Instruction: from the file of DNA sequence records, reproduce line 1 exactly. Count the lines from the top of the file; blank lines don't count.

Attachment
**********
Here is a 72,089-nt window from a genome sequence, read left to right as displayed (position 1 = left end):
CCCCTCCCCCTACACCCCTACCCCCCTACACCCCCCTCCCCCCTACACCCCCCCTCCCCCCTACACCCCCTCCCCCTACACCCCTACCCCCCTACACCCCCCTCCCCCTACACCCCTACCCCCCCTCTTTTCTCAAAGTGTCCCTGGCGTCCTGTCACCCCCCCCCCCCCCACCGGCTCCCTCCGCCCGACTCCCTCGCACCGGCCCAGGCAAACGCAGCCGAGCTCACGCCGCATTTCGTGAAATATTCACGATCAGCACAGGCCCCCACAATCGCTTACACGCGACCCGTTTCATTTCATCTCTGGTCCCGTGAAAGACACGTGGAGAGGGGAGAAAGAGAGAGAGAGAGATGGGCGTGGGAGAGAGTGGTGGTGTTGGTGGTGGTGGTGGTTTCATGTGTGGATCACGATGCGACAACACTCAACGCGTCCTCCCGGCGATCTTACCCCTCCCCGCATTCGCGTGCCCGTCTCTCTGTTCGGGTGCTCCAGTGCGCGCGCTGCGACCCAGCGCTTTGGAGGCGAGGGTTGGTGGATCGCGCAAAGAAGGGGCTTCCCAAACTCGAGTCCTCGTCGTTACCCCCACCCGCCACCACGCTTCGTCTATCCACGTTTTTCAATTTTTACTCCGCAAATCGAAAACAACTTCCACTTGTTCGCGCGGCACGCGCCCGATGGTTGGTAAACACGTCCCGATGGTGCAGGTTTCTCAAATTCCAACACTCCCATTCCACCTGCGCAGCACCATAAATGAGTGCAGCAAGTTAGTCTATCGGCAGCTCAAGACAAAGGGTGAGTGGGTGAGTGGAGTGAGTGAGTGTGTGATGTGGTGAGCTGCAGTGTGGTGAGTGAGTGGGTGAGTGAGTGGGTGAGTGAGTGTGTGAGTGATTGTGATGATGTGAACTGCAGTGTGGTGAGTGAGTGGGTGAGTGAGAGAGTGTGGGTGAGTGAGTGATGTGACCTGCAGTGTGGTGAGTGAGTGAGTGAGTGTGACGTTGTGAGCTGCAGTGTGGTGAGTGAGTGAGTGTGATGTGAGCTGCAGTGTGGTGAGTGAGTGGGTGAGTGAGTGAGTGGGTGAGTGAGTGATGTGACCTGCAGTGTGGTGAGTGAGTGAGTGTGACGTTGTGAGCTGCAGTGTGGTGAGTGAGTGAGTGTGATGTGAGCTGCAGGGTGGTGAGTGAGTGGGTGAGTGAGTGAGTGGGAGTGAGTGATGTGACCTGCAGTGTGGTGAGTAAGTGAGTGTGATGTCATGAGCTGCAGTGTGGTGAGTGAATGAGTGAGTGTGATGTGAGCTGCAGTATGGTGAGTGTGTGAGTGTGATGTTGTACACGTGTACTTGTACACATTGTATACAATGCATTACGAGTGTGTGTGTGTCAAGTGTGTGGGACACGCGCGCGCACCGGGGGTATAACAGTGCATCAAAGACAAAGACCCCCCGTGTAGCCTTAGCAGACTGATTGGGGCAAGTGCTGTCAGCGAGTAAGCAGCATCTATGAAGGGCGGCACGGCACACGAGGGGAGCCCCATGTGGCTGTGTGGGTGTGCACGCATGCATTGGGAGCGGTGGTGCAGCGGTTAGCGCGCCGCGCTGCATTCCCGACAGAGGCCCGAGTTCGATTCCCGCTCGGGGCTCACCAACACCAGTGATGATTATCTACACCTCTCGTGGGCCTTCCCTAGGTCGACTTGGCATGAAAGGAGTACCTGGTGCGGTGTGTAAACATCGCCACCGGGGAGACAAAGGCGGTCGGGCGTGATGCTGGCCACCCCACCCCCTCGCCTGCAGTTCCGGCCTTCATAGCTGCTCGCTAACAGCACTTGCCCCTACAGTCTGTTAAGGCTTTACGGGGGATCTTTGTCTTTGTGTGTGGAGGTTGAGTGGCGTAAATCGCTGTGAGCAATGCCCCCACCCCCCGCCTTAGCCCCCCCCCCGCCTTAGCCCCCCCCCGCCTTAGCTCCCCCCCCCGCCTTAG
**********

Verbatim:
Here is a 72,089-nt window from a genome sequence, read left to right as displayed (position 1 = left end):